Idaho Republican lawmaker says stay-at-home orders are ‘no different’ to sending Jews to concentration camps and compares GOP Gov. Brad Little to Hitler after he extended lockdowns until the end of April
- State representative Heather Scott was speaking after Governor Brad Little extended the statewide lockdowns until the end of April on Wednesday
- Scott said calling businesses ‘non essential’ is ‘no different than Nazi Germany’
- ‘Non-essential workers got put on a train’, Scott said referencing the Holocaust
- She said of Little: ‘They are already calling him Little Hitler — Gov. Little Hitler’
- More than 1,000 protesters gathered at the Idaho Statehouse Friday afternoon
An Idaho Republican lawmaker has said stay-at-home orders are ‘no different’ to sending Jews to concentration camps.
State representative Heather Scott also compared GOP Governor Brad Little to Adolf Hitler after he extended the statewide lockdowns until the end of April.
Speaking to Houston-based podcast host Jess Fields in the interview posted online Thursday Scott said: ‘When you have government telling you that your business is essential or non-essential, yours is non-essential and someone else’s is essential, we have a problem there.’
‘I mean, that’s no different than Nazi Germany where you had government telling people either you were an essential worker or a non-essential worker, and non-essential workers got put on a train’, Scott said referencing the Holocaust.
More than 1,000 protesters gathered at the Idaho Statehouse Friday afternoon.
Scott said the Great Fire of 1910 – which killed 86 people – would have been an emergency worthy of the shut down order.
She added: ‘You can’t take away people’s lives and property without compensation, and that’s exactly what he would be doing. I mean, they are already calling him Little Hitler — Gov. Little Hitler.’
State representative Heather Scott, left, was speaking after Governor Brad Little, right, extended the statewide lockdowns until the end of April on Wednesday
Scott also compared COVID-19 to the number of people killed by flu each year.
She noted around 34,000 people are estimated to have died in the US from the flu across the whole of last year.
COVID-19 has killed more than 40,000 Americans in around two months.
Little announced Wednesday that the order would extend to the end of April in the effort to slow the spread of coronavirus, although he lightened some restrictions so nonessential businesses could begin providing curbside service.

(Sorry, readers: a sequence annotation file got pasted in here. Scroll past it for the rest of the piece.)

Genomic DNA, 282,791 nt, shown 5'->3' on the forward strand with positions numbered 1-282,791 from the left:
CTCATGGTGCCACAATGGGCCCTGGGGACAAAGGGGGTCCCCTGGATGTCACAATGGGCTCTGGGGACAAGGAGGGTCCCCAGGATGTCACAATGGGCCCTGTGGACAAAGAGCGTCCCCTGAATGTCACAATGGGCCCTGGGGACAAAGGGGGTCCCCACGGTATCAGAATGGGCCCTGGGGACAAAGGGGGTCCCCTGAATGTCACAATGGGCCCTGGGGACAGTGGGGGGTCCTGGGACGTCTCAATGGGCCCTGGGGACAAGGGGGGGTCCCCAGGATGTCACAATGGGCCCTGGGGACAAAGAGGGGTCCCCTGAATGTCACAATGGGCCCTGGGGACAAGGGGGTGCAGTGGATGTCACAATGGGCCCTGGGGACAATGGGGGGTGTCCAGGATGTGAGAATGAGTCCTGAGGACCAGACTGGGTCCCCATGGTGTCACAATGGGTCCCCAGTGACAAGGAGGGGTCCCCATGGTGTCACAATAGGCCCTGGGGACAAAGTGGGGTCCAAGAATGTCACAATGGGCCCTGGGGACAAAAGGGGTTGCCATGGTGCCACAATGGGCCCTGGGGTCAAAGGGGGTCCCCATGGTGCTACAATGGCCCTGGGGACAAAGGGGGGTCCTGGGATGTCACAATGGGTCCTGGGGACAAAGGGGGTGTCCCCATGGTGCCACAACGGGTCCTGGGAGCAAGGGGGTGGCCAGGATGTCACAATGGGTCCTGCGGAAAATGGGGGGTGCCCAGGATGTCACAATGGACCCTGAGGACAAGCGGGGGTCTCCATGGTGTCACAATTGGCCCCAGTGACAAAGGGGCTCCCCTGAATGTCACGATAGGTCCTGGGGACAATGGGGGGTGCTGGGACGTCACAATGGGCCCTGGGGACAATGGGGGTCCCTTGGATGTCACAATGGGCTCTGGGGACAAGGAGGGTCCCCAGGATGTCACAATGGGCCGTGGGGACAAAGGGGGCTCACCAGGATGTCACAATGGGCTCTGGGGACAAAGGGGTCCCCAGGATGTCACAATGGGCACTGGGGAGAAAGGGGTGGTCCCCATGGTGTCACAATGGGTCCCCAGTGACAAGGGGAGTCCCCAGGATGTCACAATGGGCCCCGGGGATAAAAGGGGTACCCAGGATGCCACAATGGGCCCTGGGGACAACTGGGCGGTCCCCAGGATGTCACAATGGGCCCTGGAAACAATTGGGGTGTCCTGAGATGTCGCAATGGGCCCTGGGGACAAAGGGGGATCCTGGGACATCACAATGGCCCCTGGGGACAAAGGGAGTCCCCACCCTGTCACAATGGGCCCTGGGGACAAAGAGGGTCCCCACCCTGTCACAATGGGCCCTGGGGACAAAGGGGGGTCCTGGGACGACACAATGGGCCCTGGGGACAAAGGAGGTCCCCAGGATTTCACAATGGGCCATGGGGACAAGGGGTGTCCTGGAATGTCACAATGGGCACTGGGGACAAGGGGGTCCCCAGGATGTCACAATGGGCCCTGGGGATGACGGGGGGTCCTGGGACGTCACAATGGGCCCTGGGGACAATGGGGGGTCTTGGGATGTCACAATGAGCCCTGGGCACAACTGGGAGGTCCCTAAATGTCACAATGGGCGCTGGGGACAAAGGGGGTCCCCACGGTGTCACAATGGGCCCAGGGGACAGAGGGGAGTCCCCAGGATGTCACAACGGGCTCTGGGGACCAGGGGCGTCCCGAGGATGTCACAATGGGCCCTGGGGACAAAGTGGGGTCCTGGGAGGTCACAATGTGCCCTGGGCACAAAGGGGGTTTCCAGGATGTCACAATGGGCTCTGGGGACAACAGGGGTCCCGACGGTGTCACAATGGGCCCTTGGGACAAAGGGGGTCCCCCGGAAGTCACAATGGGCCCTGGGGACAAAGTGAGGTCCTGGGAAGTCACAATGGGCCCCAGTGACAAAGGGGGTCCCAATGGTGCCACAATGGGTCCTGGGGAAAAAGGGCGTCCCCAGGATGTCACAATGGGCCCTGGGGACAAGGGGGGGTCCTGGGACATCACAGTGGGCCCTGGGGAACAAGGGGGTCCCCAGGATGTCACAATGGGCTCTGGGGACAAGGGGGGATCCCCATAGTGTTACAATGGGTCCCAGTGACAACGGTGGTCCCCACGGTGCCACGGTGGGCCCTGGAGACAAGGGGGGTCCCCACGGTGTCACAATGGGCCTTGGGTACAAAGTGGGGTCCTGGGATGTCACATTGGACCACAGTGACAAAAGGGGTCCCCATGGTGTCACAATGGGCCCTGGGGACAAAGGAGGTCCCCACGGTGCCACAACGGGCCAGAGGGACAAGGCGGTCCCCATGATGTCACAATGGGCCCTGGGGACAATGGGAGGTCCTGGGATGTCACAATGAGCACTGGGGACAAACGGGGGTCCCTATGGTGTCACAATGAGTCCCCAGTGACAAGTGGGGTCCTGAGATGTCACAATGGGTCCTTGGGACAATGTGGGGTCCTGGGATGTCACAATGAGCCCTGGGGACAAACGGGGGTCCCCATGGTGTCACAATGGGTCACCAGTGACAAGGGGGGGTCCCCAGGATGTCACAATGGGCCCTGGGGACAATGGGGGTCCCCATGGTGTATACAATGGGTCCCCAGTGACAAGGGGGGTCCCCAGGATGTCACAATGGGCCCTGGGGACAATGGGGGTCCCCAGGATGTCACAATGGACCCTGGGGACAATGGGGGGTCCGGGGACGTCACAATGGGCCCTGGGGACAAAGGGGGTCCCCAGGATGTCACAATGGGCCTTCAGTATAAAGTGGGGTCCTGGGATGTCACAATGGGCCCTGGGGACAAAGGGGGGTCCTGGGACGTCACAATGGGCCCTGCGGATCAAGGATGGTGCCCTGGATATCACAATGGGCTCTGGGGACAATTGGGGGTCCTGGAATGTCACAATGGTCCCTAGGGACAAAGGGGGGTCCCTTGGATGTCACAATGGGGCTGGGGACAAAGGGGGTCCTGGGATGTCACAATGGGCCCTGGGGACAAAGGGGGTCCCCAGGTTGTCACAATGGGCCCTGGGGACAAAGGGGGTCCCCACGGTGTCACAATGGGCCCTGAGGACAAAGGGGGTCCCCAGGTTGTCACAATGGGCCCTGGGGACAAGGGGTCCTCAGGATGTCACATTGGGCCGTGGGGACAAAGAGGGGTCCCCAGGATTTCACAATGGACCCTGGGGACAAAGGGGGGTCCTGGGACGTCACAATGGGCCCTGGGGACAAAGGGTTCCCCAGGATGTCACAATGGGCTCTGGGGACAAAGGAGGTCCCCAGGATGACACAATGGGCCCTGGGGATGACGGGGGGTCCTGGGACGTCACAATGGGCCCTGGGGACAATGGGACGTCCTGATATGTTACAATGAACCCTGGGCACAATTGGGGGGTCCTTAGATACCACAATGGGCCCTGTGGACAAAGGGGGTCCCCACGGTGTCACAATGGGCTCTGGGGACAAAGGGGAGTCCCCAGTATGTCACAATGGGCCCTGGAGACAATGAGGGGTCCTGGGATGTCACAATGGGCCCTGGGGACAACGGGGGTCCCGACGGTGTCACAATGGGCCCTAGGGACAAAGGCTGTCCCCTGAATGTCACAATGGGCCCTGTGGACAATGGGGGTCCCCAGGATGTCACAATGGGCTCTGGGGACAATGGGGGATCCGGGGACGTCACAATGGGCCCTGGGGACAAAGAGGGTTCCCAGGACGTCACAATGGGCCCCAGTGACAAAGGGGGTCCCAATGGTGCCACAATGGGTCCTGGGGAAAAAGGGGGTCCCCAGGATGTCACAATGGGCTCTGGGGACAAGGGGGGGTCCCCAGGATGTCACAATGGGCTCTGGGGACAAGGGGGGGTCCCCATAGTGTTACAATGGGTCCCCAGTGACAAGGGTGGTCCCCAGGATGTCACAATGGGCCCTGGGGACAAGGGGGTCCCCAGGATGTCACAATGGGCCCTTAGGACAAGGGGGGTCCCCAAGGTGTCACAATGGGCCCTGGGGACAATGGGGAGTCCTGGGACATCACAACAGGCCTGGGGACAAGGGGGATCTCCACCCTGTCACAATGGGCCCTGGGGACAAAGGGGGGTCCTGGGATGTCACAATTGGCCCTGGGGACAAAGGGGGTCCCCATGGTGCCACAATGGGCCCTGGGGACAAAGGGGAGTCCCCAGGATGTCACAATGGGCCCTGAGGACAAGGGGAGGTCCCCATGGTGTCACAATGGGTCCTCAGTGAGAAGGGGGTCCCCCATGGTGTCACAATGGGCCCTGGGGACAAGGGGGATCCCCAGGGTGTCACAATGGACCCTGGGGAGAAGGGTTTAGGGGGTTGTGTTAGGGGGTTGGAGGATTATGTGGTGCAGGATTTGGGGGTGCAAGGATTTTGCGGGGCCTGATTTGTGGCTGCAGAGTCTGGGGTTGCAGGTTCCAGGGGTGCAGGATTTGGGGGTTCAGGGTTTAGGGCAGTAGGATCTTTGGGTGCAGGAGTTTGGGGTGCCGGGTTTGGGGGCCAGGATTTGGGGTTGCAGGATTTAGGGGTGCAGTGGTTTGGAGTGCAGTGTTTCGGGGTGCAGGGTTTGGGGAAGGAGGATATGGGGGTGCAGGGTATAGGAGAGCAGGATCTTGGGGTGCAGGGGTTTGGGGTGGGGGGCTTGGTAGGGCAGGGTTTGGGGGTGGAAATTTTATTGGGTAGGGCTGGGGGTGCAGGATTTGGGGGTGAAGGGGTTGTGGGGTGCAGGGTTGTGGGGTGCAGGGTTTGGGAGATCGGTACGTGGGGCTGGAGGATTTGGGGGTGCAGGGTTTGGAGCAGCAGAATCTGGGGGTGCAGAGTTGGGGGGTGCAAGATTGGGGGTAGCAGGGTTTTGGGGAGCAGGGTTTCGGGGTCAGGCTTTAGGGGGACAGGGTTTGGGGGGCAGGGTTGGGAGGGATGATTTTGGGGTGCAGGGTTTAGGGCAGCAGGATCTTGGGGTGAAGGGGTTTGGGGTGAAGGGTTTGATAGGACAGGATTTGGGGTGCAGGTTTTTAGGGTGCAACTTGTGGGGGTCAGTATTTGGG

Still, the news was met with derision by some members of the far-right in Idaho, and some libertarian, gun-rights and anti-vaccine organizations began directing members to defy the order.
Scott added: ‘I think people will start educating others, and people will be more and more vocal until they will say, ‘Enough of this’, and put the pressure – hopefully political pressure – on him. That’s what I would hope for.
‘We have real men in Idaho. We have some real men…we’ve got real men that know their rights and God-fearing men.’
Most at the Idaho protest were standing shoulder-to-shoulder and not wearing masks. Some carried signs claiming the coronavirus is a hoax, while others held signs with slogans like, ‘All workers are essential’ and ‘Freedom not fear.’
The effect of the coronavirus on the economy has been dire. In Idaho, nearly 96,000 people have filed for unemployment since Little first declared a state of emergency on March 13. That’s far more than the number of claims filed in Idaho during all of 2019.
Local human rights advocates called Scott’s remarks offensive, The Spokesman-Review reported.
‘Mass murder and genocide is not the same thing as deciding which businesses should essentially stay open and which should stay closed,’ Rabbi Tamar Malino of Spokane’s Temple Beth Shalom said.
Scott had earlier called the governmental response to the virus ‘a way to chip away at the foundations of our Constitution to push a global, socialistic agenda while in the midst of a national emergency.’
Scott said calling businesses ‘non essential’ is ‘no different than Nazi Germany’
Similar protests have been held across the country, with groups pushing back against stay-at-home orders in places like Michigan, Texas and Virginia.
Dozens circled Oregon’s state Capitol in their vehicles Friday to protest that state’s stay-at-home order.
In the southern Utah city of St. George, several dozen people protested Wednesday to show their displeasure with the closure of businesses.
The debate is not likely to end soon, with some health experts warning that returning to normal activity too early could lead to a resurgence of the virus.
More than 1,600 Idaho residents have COVID-19, according to a tally by Johns Hopkins University. At least 44 Idahoans have died.
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